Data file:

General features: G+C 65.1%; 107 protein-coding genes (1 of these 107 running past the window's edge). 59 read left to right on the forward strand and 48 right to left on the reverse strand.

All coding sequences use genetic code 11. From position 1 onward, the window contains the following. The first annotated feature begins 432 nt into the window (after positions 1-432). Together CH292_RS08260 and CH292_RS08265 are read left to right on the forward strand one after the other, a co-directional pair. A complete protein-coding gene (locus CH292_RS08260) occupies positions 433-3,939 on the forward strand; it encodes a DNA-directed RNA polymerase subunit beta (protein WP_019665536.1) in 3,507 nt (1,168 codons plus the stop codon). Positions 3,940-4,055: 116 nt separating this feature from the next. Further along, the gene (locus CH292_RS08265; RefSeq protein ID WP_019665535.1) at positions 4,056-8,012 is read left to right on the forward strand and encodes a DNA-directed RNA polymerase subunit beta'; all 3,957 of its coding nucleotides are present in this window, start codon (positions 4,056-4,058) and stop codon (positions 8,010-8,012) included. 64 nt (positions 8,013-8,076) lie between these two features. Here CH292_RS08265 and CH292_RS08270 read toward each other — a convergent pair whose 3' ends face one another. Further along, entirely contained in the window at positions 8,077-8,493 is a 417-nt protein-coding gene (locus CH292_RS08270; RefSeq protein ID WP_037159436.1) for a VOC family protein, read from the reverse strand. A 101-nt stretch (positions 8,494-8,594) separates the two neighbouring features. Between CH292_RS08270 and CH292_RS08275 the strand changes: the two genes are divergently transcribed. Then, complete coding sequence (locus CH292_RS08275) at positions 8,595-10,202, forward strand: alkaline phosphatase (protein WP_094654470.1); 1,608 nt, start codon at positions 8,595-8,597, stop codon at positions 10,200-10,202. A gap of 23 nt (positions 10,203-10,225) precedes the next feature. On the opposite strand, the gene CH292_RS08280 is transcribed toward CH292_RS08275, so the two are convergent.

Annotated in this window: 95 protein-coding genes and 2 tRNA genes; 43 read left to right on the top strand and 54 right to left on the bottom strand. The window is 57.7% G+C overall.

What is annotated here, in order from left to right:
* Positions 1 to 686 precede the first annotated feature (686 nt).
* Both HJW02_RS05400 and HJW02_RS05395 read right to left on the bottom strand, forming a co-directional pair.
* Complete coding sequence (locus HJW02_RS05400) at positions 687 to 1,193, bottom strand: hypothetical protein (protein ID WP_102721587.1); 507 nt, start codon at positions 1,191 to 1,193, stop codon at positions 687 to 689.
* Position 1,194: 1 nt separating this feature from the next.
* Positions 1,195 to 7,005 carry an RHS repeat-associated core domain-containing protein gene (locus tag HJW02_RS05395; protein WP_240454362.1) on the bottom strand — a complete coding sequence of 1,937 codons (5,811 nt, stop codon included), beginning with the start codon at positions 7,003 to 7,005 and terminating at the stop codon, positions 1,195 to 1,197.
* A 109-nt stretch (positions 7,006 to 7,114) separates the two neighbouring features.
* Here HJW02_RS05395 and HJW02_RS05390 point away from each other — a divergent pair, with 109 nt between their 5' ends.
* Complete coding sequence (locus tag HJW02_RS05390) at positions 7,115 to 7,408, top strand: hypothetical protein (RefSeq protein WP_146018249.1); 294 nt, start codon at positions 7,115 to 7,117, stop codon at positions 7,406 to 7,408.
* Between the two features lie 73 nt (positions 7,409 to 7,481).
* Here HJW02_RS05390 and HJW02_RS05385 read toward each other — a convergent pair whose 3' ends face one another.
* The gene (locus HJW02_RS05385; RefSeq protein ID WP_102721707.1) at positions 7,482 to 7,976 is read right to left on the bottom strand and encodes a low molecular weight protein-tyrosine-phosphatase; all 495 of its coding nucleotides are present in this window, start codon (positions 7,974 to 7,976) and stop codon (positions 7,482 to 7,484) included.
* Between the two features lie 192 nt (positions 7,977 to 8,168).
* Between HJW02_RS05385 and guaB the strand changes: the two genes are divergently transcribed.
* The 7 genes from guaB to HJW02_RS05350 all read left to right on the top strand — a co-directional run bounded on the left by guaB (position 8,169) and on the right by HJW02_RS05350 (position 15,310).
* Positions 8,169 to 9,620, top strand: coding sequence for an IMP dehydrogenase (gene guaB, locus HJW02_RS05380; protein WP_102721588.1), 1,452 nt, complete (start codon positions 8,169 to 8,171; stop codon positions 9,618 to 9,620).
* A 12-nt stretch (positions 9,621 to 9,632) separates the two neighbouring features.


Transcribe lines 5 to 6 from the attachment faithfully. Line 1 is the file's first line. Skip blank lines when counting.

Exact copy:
* Positions 1 to 686 precede the first annotated feature (686 nt).
* Both HJW02_RS05400 and HJW02_RS05395 read right to left on the bottom strand, forming a co-directional pair.